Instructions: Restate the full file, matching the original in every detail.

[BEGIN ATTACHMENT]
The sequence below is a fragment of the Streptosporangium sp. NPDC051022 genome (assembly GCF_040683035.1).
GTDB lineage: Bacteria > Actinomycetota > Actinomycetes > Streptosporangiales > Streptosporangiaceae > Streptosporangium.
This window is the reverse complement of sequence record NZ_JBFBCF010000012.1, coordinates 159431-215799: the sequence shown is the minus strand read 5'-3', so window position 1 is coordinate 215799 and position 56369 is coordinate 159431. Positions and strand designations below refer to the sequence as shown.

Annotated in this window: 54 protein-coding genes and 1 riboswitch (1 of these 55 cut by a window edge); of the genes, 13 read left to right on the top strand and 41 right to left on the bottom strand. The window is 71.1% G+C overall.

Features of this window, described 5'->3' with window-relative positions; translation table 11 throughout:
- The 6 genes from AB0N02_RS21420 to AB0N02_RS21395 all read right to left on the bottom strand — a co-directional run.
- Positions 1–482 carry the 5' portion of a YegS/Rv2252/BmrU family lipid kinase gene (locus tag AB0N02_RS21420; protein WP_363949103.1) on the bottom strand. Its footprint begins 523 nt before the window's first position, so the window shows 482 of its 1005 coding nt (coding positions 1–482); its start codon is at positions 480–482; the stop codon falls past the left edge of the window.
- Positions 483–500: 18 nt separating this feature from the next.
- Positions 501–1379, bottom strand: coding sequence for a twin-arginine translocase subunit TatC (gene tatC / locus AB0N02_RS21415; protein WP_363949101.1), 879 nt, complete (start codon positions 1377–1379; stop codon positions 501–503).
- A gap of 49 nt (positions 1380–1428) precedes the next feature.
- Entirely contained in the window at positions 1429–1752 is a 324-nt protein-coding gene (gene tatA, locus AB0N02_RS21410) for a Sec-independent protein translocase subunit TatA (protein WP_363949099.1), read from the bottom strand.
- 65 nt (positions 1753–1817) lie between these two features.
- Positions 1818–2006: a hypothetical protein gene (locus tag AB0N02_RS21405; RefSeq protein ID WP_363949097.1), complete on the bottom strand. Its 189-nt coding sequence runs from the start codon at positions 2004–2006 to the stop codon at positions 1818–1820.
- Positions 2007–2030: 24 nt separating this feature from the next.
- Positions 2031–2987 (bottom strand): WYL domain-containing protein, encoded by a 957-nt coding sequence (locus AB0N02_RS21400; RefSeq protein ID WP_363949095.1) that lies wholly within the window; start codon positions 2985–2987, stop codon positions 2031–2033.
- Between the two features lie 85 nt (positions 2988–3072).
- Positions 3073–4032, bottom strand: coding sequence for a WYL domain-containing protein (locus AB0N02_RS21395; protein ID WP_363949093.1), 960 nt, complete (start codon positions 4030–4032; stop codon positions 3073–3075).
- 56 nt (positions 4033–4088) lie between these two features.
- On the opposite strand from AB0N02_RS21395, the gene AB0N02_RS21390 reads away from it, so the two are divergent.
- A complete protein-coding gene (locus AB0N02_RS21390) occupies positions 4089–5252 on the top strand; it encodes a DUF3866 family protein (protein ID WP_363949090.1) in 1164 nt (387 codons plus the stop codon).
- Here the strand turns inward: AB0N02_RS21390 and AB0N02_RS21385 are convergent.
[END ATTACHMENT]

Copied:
The sequence below is a fragment of the Streptosporangium sp. NPDC051022 genome (assembly GCF_040683035.1).
GTDB lineage: Bacteria > Actinomycetota > Actinomycetes > Streptosporangiales > Streptosporangiaceae > Streptosporangium.
This window is the reverse complement of sequence record NZ_JBFBCF010000012.1, coordinates 159431-215799: the sequence shown is the minus strand read 5'-3', so window position 1 is coordinate 215799 and position 56369 is coordinate 159431. Positions and strand designations below refer to the sequence as shown.

Annotated in this window: 54 protein-coding genes and 1 riboswitch (1 of these 55 cut by a window edge); of the genes, 13 read left to right on the top strand and 41 right to left on the bottom strand. The window is 71.1% G+C overall.

Features of this window, described 5'->3' with window-relative positions; translation table 11 throughout:
- The 6 genes from AB0N02_RS21420 to AB0N02_RS21395 all read right to left on the bottom strand — a co-directional run.
- Positions 1–482 carry the 5' portion of a YegS/Rv2252/BmrU family lipid kinase gene (locus tag AB0N02_RS21420; protein WP_363949103.1) on the bottom strand. Its footprint begins 523 nt before the window's first position, so the window shows 482 of its 1005 coding nt (coding positions 1–482); its start codon is at positions 480–482; the stop codon falls past the left edge of the window.
- Positions 483–500: 18 nt separating this feature from the next.
- Positions 501–1379, bottom strand: coding sequence for a twin-arginine translocase subunit TatC (gene tatC / locus AB0N02_RS21415; protein WP_363949101.1), 879 nt, complete (start codon positions 1377–1379; stop codon positions 501–503).
- A gap of 49 nt (positions 1380–1428) precedes the next feature.
- Entirely contained in the window at positions 1429–1752 is a 324-nt protein-coding gene (gene tatA, locus AB0N02_RS21410) for a Sec-independent protein translocase subunit TatA (protein WP_363949099.1), read from the bottom strand.
- 65 nt (positions 1753–1817) lie between these two features.
- Positions 1818–2006: a hypothetical protein gene (locus tag AB0N02_RS21405; RefSeq protein ID WP_363949097.1), complete on the bottom strand. Its 189-nt coding sequence runs from the start codon at positions 2004–2006 to the stop codon at positions 1818–1820.
- Positions 2007–2030: 24 nt separating this feature from the next.
- Positions 2031–2987 (bottom strand): WYL domain-containing protein, encoded by a 957-nt coding sequence (locus AB0N02_RS21400; RefSeq protein ID WP_363949095.1) that lies wholly within the window; start codon positions 2985–2987, stop codon positions 2031–2033.
- Between the two features lie 85 nt (positions 2988–3072).
- Positions 3073–4032, bottom strand: coding sequence for a WYL domain-containing protein (locus AB0N02_RS21395; protein ID WP_363949093.1), 960 nt, complete (start codon positions 4030–4032; stop codon positions 3073–3075).
- 56 nt (positions 4033–4088) lie between these two features.
- On the opposite strand from AB0N02_RS21395, the gene AB0N02_RS21390 reads away from it, so the two are divergent.
- A complete protein-coding gene (locus AB0N02_RS21390) occupies positions 4089–5252 on the top strand; it encodes a DUF3866 family protein (protein ID WP_363949090.1) in 1164 nt (387 codons plus the stop codon).
- Here the strand turns inward: AB0N02_RS21390 and AB0N02_RS21385 are convergent.